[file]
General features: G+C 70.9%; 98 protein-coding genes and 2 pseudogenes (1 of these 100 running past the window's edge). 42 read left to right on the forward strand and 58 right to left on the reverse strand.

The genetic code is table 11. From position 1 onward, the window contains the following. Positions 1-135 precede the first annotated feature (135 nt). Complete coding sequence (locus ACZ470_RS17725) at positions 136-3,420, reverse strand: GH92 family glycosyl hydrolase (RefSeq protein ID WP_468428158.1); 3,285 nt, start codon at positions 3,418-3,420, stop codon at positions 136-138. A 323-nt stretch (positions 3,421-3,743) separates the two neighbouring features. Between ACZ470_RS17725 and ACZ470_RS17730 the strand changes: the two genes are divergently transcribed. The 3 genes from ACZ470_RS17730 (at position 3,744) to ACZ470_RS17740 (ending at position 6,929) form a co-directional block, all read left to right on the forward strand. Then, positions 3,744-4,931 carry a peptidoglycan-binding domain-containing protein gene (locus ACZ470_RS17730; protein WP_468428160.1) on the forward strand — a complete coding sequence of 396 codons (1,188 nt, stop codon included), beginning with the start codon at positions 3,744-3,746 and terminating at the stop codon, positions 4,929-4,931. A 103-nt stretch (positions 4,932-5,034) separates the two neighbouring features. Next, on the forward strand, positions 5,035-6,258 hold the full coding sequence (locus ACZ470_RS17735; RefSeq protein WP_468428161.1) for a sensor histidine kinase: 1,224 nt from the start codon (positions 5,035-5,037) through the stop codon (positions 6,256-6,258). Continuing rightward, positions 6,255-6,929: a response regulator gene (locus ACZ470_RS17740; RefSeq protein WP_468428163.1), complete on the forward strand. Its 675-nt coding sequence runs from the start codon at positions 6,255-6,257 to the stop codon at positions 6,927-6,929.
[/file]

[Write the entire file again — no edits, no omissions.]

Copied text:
General features: G+C 70.9%; 98 protein-coding genes and 2 pseudogenes (1 of these 100 running past the window's edge). 42 read left to right on the forward strand and 58 right to left on the reverse strand.

The genetic code is table 11. From position 1 onward, the window contains the following. Positions 1-135 precede the first annotated feature (135 nt). Complete coding sequence (locus ACZ470_RS17725) at positions 136-3,420, reverse strand: GH92 family glycosyl hydrolase (RefSeq protein ID WP_468428158.1); 3,285 nt, start codon at positions 3,418-3,420, stop codon at positions 136-138. A 323-nt stretch (positions 3,421-3,743) separates the two neighbouring features. Between ACZ470_RS17725 and ACZ470_RS17730 the strand changes: the two genes are divergently transcribed. The 3 genes from ACZ470_RS17730 (at position 3,744) to ACZ470_RS17740 (ending at position 6,929) form a co-directional block, all read left to right on the forward strand. Then, positions 3,744-4,931 carry a peptidoglycan-binding domain-containing protein gene (locus ACZ470_RS17730; protein WP_468428160.1) on the forward strand — a complete coding sequence of 396 codons (1,188 nt, stop codon included), beginning with the start codon at positions 3,744-3,746 and terminating at the stop codon, positions 4,929-4,931. A 103-nt stretch (positions 4,932-5,034) separates the two neighbouring features. Next, on the forward strand, positions 5,035-6,258 hold the full coding sequence (locus ACZ470_RS17735; RefSeq protein WP_468428161.1) for a sensor histidine kinase: 1,224 nt from the start codon (positions 5,035-5,037) through the stop codon (positions 6,256-6,258). Continuing rightward, positions 6,255-6,929: a response regulator gene (locus ACZ470_RS17740; RefSeq protein WP_468428163.1), complete on the forward strand. Its 675-nt coding sequence runs from the start codon at positions 6,255-6,257 to the stop codon at positions 6,927-6,929.